Here at Diabetes Flashpoints, we’ve previously discussed some of the controversy surrounding a diagnosis of prediabetes — elevated blood glucose that isn’t high enough for a diagnosis of Type 2 diabetes. As we noted in that post, the American Diabetes Association (ADA) is virtually alone in recognizing prediabetes as a condition — the World Health Organization, for example, discourages use of the term and provides no diagnostic criteria. But due to the ADA’s influence worldwide, more and more doctors both in and outside the United States appear to be diagnosing prediabetes.
Now, it seems that the ADA — in partnership with other American medical organizations — is doubling down on its emphasis of the dangers of prediabetes. A few months ago, it teamed up with the American Medical Association, the Centers for Disease Control and Prevention, and the Ad Council to create an online quiz that aims to estimate a person’s risk of developing prediabetes. The seven-question test asks participants about their gender, family history of diabetes, blood pressure, age, ethnicity, physical activity, and height and weight. As the home page of the quiz notes, “1 in 3 American adults has prediabetes” — and the quiz’s sponsors hope that this third of the population will visit their doctor if the quiz suggests a high risk of prediabetes.
As a HealthDay article on the quiz notes, over a third of adults who take the quiz may end up having prediabetes. But according to an article published earlier this week in the journal JAMA Internal Medicine, about 60% of American adults age 40 or over — and over 80% of those age 60 or older — are likely to get a “high risk” result from the prediabetes quiz. To arrive at these numbers, researchers analyzed the results of questions similar to those in the prediabetes quiz that were asked as part of the National Health and Nutrition Examination Survey. That study matched health outcomes — like blood glucose levels — with questions asked of participants.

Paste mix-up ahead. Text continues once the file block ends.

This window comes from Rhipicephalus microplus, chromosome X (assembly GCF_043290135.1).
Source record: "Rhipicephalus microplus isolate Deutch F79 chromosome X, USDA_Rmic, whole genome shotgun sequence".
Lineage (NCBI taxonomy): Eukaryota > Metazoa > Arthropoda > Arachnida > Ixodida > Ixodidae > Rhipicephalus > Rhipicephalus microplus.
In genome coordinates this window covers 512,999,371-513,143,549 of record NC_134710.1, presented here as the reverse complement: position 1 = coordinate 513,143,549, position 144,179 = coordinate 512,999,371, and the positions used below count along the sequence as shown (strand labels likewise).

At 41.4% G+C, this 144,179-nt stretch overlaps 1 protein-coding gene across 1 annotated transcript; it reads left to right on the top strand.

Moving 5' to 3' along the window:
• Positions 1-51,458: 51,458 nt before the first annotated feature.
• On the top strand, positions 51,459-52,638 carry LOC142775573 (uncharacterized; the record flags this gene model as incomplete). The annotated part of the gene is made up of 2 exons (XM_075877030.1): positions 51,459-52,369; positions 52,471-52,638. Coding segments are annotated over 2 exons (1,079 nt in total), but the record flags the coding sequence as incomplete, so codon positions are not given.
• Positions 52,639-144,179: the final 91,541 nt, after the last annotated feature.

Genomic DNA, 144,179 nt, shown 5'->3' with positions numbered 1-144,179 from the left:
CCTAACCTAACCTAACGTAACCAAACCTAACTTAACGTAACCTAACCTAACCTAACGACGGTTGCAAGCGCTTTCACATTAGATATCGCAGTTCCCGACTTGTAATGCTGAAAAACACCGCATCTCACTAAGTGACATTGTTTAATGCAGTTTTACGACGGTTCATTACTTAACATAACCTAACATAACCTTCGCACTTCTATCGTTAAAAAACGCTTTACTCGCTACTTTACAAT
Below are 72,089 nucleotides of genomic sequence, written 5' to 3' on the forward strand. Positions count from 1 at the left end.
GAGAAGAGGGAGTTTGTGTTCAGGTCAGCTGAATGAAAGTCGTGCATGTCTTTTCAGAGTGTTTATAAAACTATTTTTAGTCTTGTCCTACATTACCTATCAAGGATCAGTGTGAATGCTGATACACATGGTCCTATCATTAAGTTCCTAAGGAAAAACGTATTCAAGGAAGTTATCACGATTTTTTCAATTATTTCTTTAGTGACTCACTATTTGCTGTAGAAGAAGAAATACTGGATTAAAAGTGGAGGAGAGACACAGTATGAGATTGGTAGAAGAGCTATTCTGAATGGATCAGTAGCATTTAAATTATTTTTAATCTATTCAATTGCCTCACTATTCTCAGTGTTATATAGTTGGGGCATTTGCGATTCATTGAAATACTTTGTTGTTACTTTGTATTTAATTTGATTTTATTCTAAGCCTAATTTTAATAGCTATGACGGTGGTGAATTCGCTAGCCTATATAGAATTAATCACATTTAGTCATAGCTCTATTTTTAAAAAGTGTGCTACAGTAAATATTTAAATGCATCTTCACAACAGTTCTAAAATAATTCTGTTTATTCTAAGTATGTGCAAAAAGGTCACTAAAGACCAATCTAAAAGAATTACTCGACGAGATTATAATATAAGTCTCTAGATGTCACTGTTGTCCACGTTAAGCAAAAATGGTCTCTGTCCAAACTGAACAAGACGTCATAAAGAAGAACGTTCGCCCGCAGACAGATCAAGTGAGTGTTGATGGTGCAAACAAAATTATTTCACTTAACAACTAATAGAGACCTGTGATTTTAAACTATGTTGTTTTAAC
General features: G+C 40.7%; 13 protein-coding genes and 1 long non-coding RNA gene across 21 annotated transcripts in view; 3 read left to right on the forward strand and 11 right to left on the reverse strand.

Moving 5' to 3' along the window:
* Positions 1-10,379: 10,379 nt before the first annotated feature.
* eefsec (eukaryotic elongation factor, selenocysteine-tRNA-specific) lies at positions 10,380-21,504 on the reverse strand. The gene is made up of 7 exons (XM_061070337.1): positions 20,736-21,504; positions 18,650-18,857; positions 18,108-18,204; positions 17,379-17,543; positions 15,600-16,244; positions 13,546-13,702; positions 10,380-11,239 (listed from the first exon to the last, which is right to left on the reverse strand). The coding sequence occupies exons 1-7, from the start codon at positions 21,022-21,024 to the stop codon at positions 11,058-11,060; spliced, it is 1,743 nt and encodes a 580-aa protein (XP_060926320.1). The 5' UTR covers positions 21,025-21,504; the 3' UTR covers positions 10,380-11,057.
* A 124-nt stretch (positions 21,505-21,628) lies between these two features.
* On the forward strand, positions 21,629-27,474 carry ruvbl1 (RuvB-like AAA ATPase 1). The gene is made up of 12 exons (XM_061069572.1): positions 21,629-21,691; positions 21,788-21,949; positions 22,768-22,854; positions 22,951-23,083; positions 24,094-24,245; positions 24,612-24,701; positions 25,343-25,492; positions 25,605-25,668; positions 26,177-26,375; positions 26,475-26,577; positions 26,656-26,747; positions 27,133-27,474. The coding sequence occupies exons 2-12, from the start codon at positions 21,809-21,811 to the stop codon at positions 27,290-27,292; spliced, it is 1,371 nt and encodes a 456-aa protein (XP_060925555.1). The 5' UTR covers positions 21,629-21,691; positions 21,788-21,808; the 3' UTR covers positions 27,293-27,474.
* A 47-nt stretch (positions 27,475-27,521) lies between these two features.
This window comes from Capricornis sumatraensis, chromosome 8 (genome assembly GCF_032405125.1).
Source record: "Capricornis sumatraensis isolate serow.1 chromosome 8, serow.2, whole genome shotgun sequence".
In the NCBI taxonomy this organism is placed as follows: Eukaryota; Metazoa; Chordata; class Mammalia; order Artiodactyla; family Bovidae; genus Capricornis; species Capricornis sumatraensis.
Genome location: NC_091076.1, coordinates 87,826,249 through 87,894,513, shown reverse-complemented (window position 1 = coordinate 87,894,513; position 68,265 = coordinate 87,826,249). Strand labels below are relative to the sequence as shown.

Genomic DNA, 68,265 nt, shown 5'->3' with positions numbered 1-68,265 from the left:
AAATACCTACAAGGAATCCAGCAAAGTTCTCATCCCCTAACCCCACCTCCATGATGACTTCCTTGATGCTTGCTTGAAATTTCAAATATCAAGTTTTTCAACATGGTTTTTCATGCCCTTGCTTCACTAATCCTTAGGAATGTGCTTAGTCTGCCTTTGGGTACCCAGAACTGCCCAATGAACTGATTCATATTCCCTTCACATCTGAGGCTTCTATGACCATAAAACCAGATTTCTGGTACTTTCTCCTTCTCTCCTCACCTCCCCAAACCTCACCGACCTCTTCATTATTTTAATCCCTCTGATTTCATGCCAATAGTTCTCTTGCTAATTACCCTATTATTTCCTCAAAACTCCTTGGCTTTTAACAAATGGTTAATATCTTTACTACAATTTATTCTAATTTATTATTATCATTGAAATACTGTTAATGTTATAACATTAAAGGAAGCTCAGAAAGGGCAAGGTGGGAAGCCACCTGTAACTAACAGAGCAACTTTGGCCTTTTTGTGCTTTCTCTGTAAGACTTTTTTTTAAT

The authors of the JAMA article conclude that because the clear majority of adults who take the online quiz will most likely be flagged as potentially having prediabetes, the quiz isn’t very useful. Instead, they argue, the organizations that sponsor the quiz would be better off focusing their resources on encouraging screening for people who may actually have Type 2 diabetes and other diseases, rather than merely “pre-” conditions. Separately, MedPage Today also features a short video of a doctor making his case against the usefulness of the online quiz.
What’s your take on this screening questionnaire for prediabetes — do you think it could be a useful tool, or would it be more effective to simply encourage people to talk to their doctors about their risk level? Do you think you’d be more likely to ask your doctor about getting tested for prediabetes (or diabetes) if you took such a quiz online? If you were told you had prediabetes before you received a diabetes diagnosis, was this information helpful? Leave a comment below!